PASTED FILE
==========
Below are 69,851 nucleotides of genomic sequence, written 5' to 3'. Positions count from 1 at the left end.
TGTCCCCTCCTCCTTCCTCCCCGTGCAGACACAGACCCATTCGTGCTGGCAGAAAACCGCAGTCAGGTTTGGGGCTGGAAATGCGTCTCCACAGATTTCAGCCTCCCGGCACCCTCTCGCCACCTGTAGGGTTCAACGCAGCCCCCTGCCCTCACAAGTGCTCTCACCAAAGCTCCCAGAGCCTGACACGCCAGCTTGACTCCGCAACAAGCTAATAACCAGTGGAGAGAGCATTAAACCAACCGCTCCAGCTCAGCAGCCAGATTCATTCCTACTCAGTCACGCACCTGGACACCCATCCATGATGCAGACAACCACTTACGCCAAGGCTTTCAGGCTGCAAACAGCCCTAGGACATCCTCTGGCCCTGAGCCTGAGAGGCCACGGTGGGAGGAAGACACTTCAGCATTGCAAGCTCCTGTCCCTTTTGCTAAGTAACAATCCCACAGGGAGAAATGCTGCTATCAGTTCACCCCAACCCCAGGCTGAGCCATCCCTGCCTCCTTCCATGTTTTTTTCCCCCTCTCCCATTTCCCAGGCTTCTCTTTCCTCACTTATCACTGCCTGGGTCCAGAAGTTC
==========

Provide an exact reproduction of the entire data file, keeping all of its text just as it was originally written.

Below are 69,851 nucleotides of genomic sequence, written 5' to 3'. Positions count from 1 at the left end.
TGTCCCCTCCTCCTTCCTCCCCGTGCAGACACAGACCCATTCGTGCTGGCAGAAAACCGCAGTCAGGTTTGGGGCTGGAAATGCGTCTCCACAGATTTCAGCCTCCCGGCACCCTCTCGCCACCTGTAGGGTTCAACGCAGCCCCCTGCCCTCACAAGTGCTCTCACCAAAGCTCCCAGAGCCTGACACGCCAGCTTGACTCCGCAACAAGCTAATAACCAGTGGAGAGAGCATTAAACCAACCGCTCCAGCTCAGCAGCCAGATTCATTCCTACTCAGTCACGCACCTGGACACCCATCCATGATGCAGACAACCACTTACGCCAAGGCTTTCAGGCTGCAAACAGCCCTAGGACATCCTCTGGCCCTGAGCCTGAGAGGCCACGGTGGGAGGAAGACACTTCAGCATTGCAAGCTCCTGTCCCTTTTGCTAAGTAACAATCCCACAGGGAGAAATGCTGCTATCAGTTCACCCCAACCCCAGGCTGAGCCATCCCTGCCTCCTTCCATGTTTTTTTCCCCCTCTCCCATTTCCCAGGCTTCTCTTTCCTCACTTATCACTGCCTGGGTCCAGAAGTTC